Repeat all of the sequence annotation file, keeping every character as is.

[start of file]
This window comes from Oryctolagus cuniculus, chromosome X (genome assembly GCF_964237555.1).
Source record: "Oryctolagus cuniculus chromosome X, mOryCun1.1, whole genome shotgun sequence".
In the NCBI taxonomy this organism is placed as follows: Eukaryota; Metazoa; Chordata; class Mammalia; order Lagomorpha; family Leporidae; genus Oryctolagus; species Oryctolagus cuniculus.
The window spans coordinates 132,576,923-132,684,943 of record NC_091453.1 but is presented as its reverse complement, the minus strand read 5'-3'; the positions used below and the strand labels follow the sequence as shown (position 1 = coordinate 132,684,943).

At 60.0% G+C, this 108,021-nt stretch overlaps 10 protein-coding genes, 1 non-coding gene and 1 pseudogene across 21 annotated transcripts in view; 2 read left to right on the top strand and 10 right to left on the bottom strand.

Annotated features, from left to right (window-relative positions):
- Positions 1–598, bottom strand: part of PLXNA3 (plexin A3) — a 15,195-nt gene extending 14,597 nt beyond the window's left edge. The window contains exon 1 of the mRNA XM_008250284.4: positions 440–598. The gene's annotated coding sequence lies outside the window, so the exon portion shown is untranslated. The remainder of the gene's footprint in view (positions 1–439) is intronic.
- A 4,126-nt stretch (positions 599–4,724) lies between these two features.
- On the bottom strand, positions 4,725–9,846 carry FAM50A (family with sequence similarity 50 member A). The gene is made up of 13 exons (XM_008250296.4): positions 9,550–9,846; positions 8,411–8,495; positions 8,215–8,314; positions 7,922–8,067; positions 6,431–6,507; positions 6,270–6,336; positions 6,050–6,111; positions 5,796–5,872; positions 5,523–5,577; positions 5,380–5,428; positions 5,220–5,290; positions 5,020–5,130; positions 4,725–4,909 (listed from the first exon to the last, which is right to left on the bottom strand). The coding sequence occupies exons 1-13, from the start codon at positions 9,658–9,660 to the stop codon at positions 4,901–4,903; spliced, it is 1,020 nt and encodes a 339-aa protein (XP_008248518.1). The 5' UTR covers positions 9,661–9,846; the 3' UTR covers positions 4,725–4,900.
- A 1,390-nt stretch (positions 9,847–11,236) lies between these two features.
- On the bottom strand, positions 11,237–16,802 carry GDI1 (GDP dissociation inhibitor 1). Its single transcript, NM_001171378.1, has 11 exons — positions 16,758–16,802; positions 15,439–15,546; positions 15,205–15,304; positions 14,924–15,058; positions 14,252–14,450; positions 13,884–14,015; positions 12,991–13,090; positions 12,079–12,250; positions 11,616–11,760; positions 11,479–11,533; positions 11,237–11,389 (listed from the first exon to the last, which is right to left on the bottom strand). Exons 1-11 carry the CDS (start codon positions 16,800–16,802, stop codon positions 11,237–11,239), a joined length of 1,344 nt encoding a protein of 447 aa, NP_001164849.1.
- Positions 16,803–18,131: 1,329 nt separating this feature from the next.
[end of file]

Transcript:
This window comes from Oryctolagus cuniculus, chromosome X (genome assembly GCF_964237555.1).
Source record: "Oryctolagus cuniculus chromosome X, mOryCun1.1, whole genome shotgun sequence".
In the NCBI taxonomy this organism is placed as follows: Eukaryota; Metazoa; Chordata; class Mammalia; order Lagomorpha; family Leporidae; genus Oryctolagus; species Oryctolagus cuniculus.
The window spans coordinates 132,576,923-132,684,943 of record NC_091453.1 but is presented as its reverse complement, the minus strand read 5'-3'; the positions used below and the strand labels follow the sequence as shown (position 1 = coordinate 132,684,943).

At 60.0% G+C, this 108,021-nt stretch overlaps 10 protein-coding genes, 1 non-coding gene and 1 pseudogene across 21 annotated transcripts in view; 2 read left to right on the top strand and 10 right to left on the bottom strand.

Annotated features, from left to right (window-relative positions):
- Positions 1–598, bottom strand: part of PLXNA3 (plexin A3) — a 15,195-nt gene extending 14,597 nt beyond the window's left edge. The window contains exon 1 of the mRNA XM_008250284.4: positions 440–598. The gene's annotated coding sequence lies outside the window, so the exon portion shown is untranslated. The remainder of the gene's footprint in view (positions 1–439) is intronic.
- A 4,126-nt stretch (positions 599–4,724) lies between these two features.
- On the bottom strand, positions 4,725–9,846 carry FAM50A (family with sequence similarity 50 member A). The gene is made up of 13 exons (XM_008250296.4): positions 9,550–9,846; positions 8,411–8,495; positions 8,215–8,314; positions 7,922–8,067; positions 6,431–6,507; positions 6,270–6,336; positions 6,050–6,111; positions 5,796–5,872; positions 5,523–5,577; positions 5,380–5,428; positions 5,220–5,290; positions 5,020–5,130; positions 4,725–4,909 (listed from the first exon to the last, which is right to left on the bottom strand). The coding sequence occupies exons 1-13, from the start codon at positions 9,658–9,660 to the stop codon at positions 4,901–4,903; spliced, it is 1,020 nt and encodes a 339-aa protein (XP_008248518.1). The 5' UTR covers positions 9,661–9,846; the 3' UTR covers positions 4,725–4,900.
- A 1,390-nt stretch (positions 9,847–11,236) lies between these two features.
- On the bottom strand, positions 11,237–16,802 carry GDI1 (GDP dissociation inhibitor 1). Its single transcript, NM_001171378.1, has 11 exons — positions 16,758–16,802; positions 15,439–15,546; positions 15,205–15,304; positions 14,924–15,058; positions 14,252–14,450; positions 13,884–14,015; positions 12,991–13,090; positions 12,079–12,250; positions 11,616–11,760; positions 11,479–11,533; positions 11,237–11,389 (listed from the first exon to the last, which is right to left on the bottom strand). Exons 1-11 carry the CDS (start codon positions 16,800–16,802, stop codon positions 11,237–11,239), a joined length of 1,344 nt encoding a protein of 447 aa, NP_001164849.1.
- Positions 16,803–18,131: 1,329 nt separating this feature from the next.